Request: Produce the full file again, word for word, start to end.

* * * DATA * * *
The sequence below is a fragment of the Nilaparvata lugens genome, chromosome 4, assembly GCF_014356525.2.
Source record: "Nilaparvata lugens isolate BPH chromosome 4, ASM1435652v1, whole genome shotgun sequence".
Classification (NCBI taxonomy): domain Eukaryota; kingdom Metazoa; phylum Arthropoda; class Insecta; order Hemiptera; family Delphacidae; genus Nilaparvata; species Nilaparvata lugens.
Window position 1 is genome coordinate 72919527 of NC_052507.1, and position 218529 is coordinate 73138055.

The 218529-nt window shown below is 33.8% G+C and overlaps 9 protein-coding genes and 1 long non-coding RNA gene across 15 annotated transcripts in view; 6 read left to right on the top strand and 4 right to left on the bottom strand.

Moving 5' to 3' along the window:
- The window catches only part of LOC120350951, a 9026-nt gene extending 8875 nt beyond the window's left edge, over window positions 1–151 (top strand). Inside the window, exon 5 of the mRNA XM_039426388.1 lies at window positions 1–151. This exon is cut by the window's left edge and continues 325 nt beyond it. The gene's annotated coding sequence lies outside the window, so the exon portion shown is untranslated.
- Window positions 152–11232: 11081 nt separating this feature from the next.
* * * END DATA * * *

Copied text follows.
The sequence below is a fragment of the Nilaparvata lugens genome, chromosome 4, assembly GCF_014356525.2.
Source record: "Nilaparvata lugens isolate BPH chromosome 4, ASM1435652v1, whole genome shotgun sequence".
Classification (NCBI taxonomy): domain Eukaryota; kingdom Metazoa; phylum Arthropoda; class Insecta; order Hemiptera; family Delphacidae; genus Nilaparvata; species Nilaparvata lugens.
Window position 1 is genome coordinate 72919527 of NC_052507.1, and position 218529 is coordinate 73138055.

The 218529-nt window shown below is 33.8% G+C and overlaps 9 protein-coding genes and 1 long non-coding RNA gene across 15 annotated transcripts in view; 6 read left to right on the top strand and 4 right to left on the bottom strand.

Moving 5' to 3' along the window:
- The window catches only part of LOC120350951, a 9026-nt gene extending 8875 nt beyond the window's left edge, over window positions 1–151 (top strand). Inside the window, exon 5 of the mRNA XM_039426388.1 lies at window positions 1–151. This exon is cut by the window's left edge and continues 325 nt beyond it. The gene's annotated coding sequence lies outside the window, so the exon portion shown is untranslated.
- Window positions 152–11232: 11081 nt separating this feature from the next.